‘Partygate’ rule-breaking in Westminster ‘disappointing’ says top government scientist | #government | #hacking | #cyberattack


The rule-breaking seen in the ‘Partygate’ scandal has been branded ‘disappointing’ by a top government scientist. Sir Patrick Vallance became a household name during the pandemic as he co-hosted Covid-19 briefings from No 10.

The Chief Scientific Adviser to the Government of the United Kingdom, Sir Patrick played a key role in the Government’s response to Covid-19. Sir Patrick spoke out after he received the upgraded honour of Knight Commander of the Order of the Bath at Buckingham Palace, reports MirrorOnline.

He told ITV: “It was really important at all stages that everyone stuck to the rules, there’s no question about that. It only works when people stick to them and it’s very disappointing that that wasn’t the case.”

As the Duke of Cambridge presented Sir Patrick with the gong, the 62-year-old joked that this was “second time lucky” as he was originally knighted in the 2019 New Year Honours list.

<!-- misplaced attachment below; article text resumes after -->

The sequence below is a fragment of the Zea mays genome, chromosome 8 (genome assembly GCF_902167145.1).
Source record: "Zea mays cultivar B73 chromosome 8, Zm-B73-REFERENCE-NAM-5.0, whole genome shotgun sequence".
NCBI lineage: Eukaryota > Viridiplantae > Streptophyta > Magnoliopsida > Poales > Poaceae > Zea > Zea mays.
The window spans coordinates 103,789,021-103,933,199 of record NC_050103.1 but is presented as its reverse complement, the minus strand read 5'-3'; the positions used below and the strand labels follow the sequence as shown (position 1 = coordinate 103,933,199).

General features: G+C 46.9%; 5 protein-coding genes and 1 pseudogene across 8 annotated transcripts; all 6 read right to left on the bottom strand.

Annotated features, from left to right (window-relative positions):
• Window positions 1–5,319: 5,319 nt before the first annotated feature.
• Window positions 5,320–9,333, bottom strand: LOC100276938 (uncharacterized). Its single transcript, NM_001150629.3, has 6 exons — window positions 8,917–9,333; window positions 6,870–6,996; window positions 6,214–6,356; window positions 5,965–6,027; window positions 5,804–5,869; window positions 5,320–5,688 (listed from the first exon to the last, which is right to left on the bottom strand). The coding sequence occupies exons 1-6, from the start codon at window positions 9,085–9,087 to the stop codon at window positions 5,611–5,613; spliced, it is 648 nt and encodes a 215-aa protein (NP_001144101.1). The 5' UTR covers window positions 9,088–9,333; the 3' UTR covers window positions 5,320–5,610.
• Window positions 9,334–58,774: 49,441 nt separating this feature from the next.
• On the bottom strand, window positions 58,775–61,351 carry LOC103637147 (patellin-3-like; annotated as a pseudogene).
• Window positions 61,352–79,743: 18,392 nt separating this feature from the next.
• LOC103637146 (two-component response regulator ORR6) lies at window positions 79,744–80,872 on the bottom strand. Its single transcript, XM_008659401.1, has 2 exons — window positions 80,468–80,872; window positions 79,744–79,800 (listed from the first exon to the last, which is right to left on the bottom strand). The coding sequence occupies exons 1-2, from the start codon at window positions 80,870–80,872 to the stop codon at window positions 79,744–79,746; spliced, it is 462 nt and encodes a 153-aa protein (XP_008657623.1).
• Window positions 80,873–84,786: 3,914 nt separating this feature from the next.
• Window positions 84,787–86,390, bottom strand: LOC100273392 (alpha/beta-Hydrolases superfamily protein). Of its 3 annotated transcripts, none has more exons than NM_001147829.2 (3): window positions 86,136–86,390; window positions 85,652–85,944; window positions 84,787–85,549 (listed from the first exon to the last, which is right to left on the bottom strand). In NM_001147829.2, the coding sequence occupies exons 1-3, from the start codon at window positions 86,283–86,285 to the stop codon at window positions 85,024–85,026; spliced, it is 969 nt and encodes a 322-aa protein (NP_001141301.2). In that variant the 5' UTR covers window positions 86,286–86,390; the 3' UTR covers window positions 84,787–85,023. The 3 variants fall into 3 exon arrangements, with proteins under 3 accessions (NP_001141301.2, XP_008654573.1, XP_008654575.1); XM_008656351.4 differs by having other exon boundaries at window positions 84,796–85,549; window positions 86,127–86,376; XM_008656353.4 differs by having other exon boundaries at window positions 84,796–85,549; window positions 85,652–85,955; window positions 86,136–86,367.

It comes as Boris Johnson has been battling to regain control after surviving a no confidence vote on Monday (June 6) night. A hefty 41% of his own MPs said they didn’t back him.

Asked about the chief scientist’s remarks, the PM’s official spokesman said Mr Johnson had “offered his apologies for what happened” during Partygate. We remain grateful to him and all the scientists and academics, researchers who played such an invaluable role in the Government’s response.”

He suggested that Mr Johnson had not spoken to Sir Patrick about the rule-breaking that took place in Downing Street that led to 126 fines. In his interview, the scientist said the darkest days of the pandemic came amid the “huge uncertainty” about the fast-spreading virus.

Sir Patrick recalled “difficult” times and said there will be further waves of infection, but the nation should now be in a better place to deal with it.

“The darkest days were in many ways the early days of the pandemic when obviously lots of people became very ill quite quickly – obviously people in the Government fell ill and the Prime Minister was very ill, and those were very difficult days. It was mostly about the uncertainty.

“We did not know much about the virus. We did not know much about exactly how it spread.

“We did not know there were going to be vaccines and treatments. We hoped there would be and we were trying to work on them, but we just did not know. There was huge uncertainty at that time and that was most difficult.”





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